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  Issue No 47 Official Organ of LaborNet 24 March 2000  




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Going Broke: What Workers Should Do

By Tom Wheelwright

A no nonsense guide to protecting your entitlements when the boss goes bust.

Workers know the situation only too well. You are working in the Accounts Department and all of a sudden you are told to go slow on paying the bills. Cash is tight. Suppliers start ringing to complain about not receiving their cheques. What do you do? Is the company in trouble? Will it go down the gurgler and take the workers entitlements with it?

It is a terrible feeling and it is all the more stressful because ASU members are often the ones who have to deal with angry suppliers and anxious inquiries from their work mates. Woodlawn Mines and most recently National Textiles have only increased everyone's sense of insecurity.

There are a number of reasons why a company may be slow in paying.

The first thing is to try not to panic. Good companies can find themselves in a cash crisis because they are growing too quickly to buy more stock and extend the necessary credit to their customers. In this case, an enlightened bank should step in to help, because the business is sound. Sometimes the Board has decided to enter a new market and it takes a while to build market share. It is also possible that the shareholders or a bank are supporting a new management team who are turning a company around. In these cases, it is really the fault of management for not sharing important information with the workforce.

The situation is more serious when a good company is faced with a declining industry or, worst of all, when a company is the victim of bad management.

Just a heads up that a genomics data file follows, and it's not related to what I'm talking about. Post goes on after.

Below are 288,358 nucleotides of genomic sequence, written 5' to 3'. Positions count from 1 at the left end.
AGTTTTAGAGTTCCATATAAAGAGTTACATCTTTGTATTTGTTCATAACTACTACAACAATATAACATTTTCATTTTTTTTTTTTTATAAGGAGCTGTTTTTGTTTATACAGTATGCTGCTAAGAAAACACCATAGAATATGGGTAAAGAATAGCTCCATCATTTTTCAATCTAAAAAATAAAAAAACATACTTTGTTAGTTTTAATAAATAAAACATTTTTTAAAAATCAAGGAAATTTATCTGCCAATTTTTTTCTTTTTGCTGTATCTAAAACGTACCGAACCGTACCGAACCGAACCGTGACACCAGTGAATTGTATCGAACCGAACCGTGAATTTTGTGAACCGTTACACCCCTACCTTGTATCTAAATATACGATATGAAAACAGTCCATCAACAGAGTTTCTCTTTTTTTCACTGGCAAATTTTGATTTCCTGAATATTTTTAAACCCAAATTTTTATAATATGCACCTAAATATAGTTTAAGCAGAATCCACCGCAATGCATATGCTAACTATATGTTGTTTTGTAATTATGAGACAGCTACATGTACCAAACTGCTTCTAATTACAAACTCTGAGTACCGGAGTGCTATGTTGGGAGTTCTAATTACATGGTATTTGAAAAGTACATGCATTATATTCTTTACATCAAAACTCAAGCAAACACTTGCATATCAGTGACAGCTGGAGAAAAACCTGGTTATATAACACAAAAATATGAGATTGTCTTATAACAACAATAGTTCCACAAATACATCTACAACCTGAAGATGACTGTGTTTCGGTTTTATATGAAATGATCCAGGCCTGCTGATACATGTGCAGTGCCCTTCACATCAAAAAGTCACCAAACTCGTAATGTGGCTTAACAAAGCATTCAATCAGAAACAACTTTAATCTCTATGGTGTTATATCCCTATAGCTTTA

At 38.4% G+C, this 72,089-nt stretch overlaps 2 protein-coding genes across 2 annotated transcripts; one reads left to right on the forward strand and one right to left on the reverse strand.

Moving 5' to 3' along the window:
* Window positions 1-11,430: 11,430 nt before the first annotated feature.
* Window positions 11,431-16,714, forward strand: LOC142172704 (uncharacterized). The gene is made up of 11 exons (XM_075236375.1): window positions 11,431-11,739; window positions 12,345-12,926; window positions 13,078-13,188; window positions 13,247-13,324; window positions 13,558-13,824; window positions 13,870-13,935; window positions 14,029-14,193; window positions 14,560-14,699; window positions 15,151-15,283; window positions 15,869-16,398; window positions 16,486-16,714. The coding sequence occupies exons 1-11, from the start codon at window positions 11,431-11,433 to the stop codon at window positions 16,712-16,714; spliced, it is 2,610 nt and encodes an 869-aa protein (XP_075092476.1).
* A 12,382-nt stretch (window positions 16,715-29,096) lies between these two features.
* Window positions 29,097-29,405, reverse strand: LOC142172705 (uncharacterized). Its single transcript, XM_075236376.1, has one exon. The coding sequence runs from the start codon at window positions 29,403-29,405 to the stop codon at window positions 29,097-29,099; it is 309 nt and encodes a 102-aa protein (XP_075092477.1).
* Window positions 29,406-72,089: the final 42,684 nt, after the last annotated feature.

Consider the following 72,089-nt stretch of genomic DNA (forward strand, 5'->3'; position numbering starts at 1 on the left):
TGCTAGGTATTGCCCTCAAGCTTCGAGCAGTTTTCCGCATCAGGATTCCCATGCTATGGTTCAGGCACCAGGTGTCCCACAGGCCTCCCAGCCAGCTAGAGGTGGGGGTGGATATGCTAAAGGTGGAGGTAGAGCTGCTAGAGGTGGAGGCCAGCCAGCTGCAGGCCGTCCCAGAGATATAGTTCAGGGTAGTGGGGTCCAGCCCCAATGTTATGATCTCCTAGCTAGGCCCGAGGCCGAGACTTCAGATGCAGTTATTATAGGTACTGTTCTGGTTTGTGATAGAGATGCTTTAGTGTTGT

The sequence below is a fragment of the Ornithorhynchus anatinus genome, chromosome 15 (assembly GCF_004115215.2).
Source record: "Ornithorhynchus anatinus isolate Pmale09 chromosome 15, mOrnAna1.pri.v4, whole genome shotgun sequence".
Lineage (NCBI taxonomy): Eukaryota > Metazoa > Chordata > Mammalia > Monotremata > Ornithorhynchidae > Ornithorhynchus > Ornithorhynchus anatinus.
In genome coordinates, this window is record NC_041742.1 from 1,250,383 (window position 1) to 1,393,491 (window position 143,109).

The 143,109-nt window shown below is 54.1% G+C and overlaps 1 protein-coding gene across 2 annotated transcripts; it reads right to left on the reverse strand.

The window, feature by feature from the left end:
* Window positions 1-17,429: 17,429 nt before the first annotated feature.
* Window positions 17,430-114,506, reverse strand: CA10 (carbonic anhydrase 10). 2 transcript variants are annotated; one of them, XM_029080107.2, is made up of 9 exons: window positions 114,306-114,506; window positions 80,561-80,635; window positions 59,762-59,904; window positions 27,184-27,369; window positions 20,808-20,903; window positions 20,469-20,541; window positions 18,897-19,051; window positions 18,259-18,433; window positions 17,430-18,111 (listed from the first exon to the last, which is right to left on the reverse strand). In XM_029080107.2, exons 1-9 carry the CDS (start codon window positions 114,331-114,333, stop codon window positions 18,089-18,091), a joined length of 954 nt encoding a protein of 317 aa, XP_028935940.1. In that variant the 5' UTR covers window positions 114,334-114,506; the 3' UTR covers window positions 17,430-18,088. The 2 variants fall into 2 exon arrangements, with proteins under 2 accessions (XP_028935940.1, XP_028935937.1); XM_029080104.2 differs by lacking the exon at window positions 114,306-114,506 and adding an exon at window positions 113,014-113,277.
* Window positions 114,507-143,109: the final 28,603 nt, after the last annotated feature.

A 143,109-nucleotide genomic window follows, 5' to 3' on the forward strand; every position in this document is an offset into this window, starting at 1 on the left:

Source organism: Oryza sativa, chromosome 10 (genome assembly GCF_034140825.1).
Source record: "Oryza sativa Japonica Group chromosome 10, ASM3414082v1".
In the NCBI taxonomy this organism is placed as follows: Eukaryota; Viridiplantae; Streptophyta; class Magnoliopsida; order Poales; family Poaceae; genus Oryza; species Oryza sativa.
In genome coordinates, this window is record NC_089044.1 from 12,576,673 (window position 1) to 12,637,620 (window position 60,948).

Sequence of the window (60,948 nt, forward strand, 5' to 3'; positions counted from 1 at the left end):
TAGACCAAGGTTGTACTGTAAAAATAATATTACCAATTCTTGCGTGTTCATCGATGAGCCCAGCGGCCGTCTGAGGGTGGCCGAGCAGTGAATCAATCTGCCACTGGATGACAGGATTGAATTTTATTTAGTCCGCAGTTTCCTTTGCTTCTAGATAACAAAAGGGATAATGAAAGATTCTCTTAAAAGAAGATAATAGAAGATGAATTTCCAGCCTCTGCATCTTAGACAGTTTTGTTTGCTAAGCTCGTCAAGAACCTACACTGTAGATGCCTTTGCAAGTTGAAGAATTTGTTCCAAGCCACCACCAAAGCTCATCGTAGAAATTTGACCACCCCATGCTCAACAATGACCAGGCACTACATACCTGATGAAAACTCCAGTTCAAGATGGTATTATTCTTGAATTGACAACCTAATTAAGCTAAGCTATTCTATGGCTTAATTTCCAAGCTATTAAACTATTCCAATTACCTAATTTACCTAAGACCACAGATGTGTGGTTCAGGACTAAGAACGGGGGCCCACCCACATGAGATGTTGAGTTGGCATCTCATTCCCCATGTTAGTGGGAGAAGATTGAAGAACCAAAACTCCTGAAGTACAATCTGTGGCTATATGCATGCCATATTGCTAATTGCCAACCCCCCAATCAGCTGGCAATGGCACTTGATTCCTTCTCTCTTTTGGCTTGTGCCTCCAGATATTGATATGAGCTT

What is the difference between "administration" and "liquidation"?

If the worst happens and the company cannot pay its bills, the Board of Directors will in nearly every case appoint an "Administrator". Basically, the Administrator tries to find a way to keep the company trading, so that the creditors, including the workers, can eventually be paid all or part of what they are owed.

At this point the role of the workers often becomes crucial. Five days after the appointment of the Administrator by the Board. a meeting of all the creditors, including the workers, is held to confirm that appointment. The workers vote is important because the creditors can appoint a different Administrator if they are not happy with the one originally appointed by the Board.

The Administrator has 21 days to complete his or her investigation into the company's affairs and to report to a meeting of creditors. The report will recommend:

1. whether the company should be returned to the original owners and management;

2. whether the company should continue to operate but under a Deed of Company Arrangement; or

3. whether the company should be put into liquidation.

If an Administrator cannot see a way to keep the company trading he will recommend to creditors that he be appointed as Liquidator for the purposes of winding up the company. This is usually the worst option for workers and unsecured creditors because the assets are usually mortgages to specific lenders and the company has lost the ability to generate cash.

Where do workers stand in the pecking order of creditors?

Generally workers have first call on the "floating assets" of the company, which means cash in the bank or the proceeds of customer accounts that are yet to be paid. In reality, a company that is under administration has little in the way of floating assets - which is why they are in trouble!

When the "non floating" assets of the business are sold the proceeds are firstly applied to the benefit of the secured creditors. These are usually banks or other lenders who have a mortgage over specific assets like plant and equipment or land. Next come the workers, for their unpaid employment entitlements and last are the unsecured creditors. The unsecured creditors are often small businesses who have not been paid for the work they have done and it should be remembered that they have workers too.